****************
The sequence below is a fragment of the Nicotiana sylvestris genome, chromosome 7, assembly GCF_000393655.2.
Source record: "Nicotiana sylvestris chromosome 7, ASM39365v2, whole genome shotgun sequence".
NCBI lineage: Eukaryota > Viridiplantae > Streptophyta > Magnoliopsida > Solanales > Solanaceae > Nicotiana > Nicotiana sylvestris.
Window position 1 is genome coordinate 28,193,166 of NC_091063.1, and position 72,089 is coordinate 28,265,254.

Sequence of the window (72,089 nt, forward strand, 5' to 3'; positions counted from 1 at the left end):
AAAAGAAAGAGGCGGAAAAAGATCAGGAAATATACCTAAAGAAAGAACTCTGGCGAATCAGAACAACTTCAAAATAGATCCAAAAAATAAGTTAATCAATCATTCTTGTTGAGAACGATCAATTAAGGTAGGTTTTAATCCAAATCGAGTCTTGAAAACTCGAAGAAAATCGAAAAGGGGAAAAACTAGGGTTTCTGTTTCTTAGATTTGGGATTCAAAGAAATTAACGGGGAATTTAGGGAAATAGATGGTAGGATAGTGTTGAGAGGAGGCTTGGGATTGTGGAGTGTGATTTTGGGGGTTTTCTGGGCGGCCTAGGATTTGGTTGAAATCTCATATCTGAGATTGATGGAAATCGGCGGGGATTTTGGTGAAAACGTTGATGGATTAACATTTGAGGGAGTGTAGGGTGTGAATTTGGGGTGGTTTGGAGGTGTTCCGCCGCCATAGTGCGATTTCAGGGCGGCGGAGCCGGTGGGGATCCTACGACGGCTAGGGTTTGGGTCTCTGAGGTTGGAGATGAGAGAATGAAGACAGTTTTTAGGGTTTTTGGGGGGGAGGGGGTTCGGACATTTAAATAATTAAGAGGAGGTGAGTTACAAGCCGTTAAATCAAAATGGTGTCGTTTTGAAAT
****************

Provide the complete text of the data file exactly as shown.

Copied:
The sequence below is a fragment of the Nicotiana sylvestris genome, chromosome 7, assembly GCF_000393655.2.
Source record: "Nicotiana sylvestris chromosome 7, ASM39365v2, whole genome shotgun sequence".
NCBI lineage: Eukaryota > Viridiplantae > Streptophyta > Magnoliopsida > Solanales > Solanaceae > Nicotiana > Nicotiana sylvestris.
Window position 1 is genome coordinate 28,193,166 of NC_091063.1, and position 72,089 is coordinate 28,265,254.

Sequence of the window (72,089 nt, forward strand, 5' to 3'; positions counted from 1 at the left end):
AAAAGAAAGAGGCGGAAAAAGATCAGGAAATATACCTAAAGAAAGAACTCTGGCGAATCAGAACAACTTCAAAATAGATCCAAAAAATAAGTTAATCAATCATTCTTGTTGAGAACGATCAATTAAGGTAGGTTTTAATCCAAATCGAGTCTTGAAAACTCGAAGAAAATCGAAAAGGGGAAAAACTAGGGTTTCTGTTTCTTAGATTTGGGATTCAAAGAAATTAACGGGGAATTTAGGGAAATAGATGGTAGGATAGTGTTGAGAGGAGGCTTGGGATTGTGGAGTGTGATTTTGGGGGTTTTCTGGGCGGCCTAGGATTTGGTTGAAATCTCATATCTGAGATTGATGGAAATCGGCGGGGATTTTGGTGAAAACGTTGATGGATTAACATTTGAGGGAGTGTAGGGTGTGAATTTGGGGTGGTTTGGAGGTGTTCCGCCGCCATAGTGCGATTTCAGGGCGGCGGAGCCGGTGGGGATCCTACGACGGCTAGGGTTTGGGTCTCTGAGGTTGGAGATGAGAGAATGAAGACAGTTTTTAGGGTTTTTGGGGGGGAGGGGGTTCGGACATTTAAATAATTAAGAGGAGGTGAGTTACAAGCCGTTAAATCAAAATGGTGTCGTTTTGAAAT